Tag Archives: Comic Books

Unlimited comics, now on Scribd

“That’s right. We’re excited/proud/jumping out of our seats to announce that we’ve just added more than ten thousand comics and graphic novels to our library, including titles from Marvel, IDW/Top Shelf, Valiant, Boom! Studios, Dynamite, Archie, and more.” (via The Scribd Blog)

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Marvel Offers 700 Free Digital Issues, Announces Weekly Comics for Mobile

“What will comic books look like in the future? It’s difficult to say whether anyone knows the answer to that question yet, but Marvel Entertainment continues to explore the possibilities — and reach out to new readers — with a three-pronged digital initiative it announced at SXSW. Until late Tuesday night, you can download 700 different #1 comics for free as digital issues in the Marvel Comics app. Also, Marvel will be releasing weekly content in the Infinite Comics format specifically designed for mobile devices. Finally, the publisher will add adaptive audio soundtracks to its digital comics through an initiative called Project Gamma.”

via Wired.com

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Columbia University Libraries Expands Support for Research in Comics and Graphic Novels

“Columbia University’s Rare Book & Manuscript Library (RBML) is pleased to announce the acquisition of two significant additions to its Comics and Graphic Novels collections:  research materials for Larry Tye’s well-received 2012 book, Superman: The High-Flying History of America’s Most Enduring Superhero, as well as six 1940’s Batman scripts from the estate of Jerry Robinson.”

via Columbia University Libraries

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Reading With Pictures: The Graphic Textbook

Wired – “I’m going to assume you’ve already heard the argument that comics are a great way to teach literacy, and not re-hash that here. Comics are also a pretty good way to teach other things as well: it’s a very blurry line between comics and instructional diagrams, for instance. The combination of words and pictures is something that just clicks for many readers, particularly when it’s done well. Reading With Pictures is a non-profit organization that aims to “get comics into schools and get schools into comics.” Tom Stillwell wrote about their first anthology last year, which covered a variety of subjects as their proof of concept, and was very well-received. Now, RWP is seeking funding on Kickstarter for The Graphic Textbook, a 144-page comics anthology covering Social Studies, Math, Language Arts, Science — all drawn from a list of common core standards. Their hope is to weave comics-based learning into virtually every subject by producing a book that can actually be used as a textbook, and not simply a literacy aid.”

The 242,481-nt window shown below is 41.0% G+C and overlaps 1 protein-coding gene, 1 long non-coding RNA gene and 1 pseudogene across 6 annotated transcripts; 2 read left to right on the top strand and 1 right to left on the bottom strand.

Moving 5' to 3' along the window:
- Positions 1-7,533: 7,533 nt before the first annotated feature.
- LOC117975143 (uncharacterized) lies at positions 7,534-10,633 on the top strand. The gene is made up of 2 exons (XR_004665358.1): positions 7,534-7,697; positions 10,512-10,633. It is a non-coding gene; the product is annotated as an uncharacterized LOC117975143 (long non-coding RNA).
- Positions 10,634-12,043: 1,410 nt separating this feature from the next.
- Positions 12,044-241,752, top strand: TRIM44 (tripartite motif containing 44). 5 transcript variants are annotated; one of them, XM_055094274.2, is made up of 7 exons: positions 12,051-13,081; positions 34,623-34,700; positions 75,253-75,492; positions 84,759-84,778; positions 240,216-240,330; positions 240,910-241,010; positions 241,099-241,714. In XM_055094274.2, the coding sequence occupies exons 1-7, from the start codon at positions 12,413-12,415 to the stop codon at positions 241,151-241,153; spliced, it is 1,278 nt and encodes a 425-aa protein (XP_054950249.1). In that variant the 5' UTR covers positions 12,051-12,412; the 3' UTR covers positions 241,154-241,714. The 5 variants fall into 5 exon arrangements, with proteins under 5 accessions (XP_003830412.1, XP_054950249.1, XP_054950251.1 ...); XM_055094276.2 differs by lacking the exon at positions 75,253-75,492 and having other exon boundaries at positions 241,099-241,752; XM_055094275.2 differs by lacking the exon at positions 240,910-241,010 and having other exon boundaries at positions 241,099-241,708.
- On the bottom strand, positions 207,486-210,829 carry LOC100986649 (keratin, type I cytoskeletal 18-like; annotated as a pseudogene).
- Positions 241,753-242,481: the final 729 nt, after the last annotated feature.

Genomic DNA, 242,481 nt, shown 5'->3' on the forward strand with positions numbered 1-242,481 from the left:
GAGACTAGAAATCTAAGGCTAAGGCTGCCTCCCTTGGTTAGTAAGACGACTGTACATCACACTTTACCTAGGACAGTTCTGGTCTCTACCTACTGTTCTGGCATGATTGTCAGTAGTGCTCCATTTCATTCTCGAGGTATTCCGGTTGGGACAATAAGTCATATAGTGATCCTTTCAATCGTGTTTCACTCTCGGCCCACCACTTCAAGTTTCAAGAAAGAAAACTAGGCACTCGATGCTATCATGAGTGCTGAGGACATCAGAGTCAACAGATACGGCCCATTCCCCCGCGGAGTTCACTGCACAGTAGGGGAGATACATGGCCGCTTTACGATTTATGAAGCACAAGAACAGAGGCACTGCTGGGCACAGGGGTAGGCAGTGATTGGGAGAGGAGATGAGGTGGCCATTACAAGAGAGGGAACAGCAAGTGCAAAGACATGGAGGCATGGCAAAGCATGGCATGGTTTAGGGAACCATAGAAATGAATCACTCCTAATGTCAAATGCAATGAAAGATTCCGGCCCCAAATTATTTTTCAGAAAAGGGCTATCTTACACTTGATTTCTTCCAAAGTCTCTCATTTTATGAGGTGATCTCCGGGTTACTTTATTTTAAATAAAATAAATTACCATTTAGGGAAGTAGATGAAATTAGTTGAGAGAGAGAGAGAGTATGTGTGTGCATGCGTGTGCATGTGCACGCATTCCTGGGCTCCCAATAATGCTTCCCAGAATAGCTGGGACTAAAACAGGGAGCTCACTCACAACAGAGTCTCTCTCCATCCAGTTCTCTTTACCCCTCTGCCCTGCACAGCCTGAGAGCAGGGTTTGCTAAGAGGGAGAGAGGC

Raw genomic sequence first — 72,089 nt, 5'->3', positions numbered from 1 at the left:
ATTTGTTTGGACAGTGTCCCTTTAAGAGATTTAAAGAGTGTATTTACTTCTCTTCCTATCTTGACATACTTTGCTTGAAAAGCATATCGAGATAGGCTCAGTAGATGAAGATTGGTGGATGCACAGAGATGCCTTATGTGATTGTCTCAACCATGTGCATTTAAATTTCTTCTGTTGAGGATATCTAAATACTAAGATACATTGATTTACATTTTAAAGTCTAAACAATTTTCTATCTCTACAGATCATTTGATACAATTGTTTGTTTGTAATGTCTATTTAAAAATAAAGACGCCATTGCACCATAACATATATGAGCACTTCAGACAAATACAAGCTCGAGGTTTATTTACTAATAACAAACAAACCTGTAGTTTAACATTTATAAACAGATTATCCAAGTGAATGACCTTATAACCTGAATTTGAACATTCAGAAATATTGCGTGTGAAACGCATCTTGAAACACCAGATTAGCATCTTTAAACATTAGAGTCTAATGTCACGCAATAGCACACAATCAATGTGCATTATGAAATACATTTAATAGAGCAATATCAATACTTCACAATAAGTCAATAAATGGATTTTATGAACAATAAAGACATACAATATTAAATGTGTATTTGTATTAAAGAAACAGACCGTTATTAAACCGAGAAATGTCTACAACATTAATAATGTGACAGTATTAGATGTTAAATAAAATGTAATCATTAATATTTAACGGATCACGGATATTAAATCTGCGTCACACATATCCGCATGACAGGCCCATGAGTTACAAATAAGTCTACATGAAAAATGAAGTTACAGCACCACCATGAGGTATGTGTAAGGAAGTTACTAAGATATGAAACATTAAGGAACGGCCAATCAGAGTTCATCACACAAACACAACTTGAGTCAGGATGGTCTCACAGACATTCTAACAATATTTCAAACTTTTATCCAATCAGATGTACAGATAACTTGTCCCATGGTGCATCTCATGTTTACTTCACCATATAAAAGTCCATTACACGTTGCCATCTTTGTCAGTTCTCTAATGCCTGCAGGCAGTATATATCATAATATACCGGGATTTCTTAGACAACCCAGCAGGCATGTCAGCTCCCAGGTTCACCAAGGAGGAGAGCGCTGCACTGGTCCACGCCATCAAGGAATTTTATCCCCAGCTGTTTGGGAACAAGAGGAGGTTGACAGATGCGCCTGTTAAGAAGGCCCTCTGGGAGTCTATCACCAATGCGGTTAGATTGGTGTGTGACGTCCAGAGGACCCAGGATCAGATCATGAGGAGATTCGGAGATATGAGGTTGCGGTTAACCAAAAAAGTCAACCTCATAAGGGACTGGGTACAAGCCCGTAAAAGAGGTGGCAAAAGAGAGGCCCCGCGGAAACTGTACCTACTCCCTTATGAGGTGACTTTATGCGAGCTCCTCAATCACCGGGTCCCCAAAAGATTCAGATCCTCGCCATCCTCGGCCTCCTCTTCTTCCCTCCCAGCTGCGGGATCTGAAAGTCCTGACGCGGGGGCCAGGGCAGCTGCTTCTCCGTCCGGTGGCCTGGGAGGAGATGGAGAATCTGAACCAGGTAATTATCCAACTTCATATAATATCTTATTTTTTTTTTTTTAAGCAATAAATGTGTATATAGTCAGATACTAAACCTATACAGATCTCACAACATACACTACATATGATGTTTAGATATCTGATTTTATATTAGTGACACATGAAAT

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Comic-book bonanza: Donor gives UofL library a pop-culture treasure-trove

Courier Journal – “Dick Wilson was a grade-school Army brat kicking around Japan when he bought his first comic book, a used Superman title that he got from a fellow brat for half off the cover price: a nickel instead of a dime. “I still remember that cover,” said Wilson, 59, a Louisville native. “The book is long gone, though.”

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The case for comic books

The State – “It’s Monday morning in a classroom at USC. A small group of students is talking about the latest movie to open over the weekend. “I just can’t help but be critical if it doesn’t stay true to the story,” says a student from two rows back. “Whether something stays true to the book or not doesn’t bother me,” chimes in another before the professor calls the class to order

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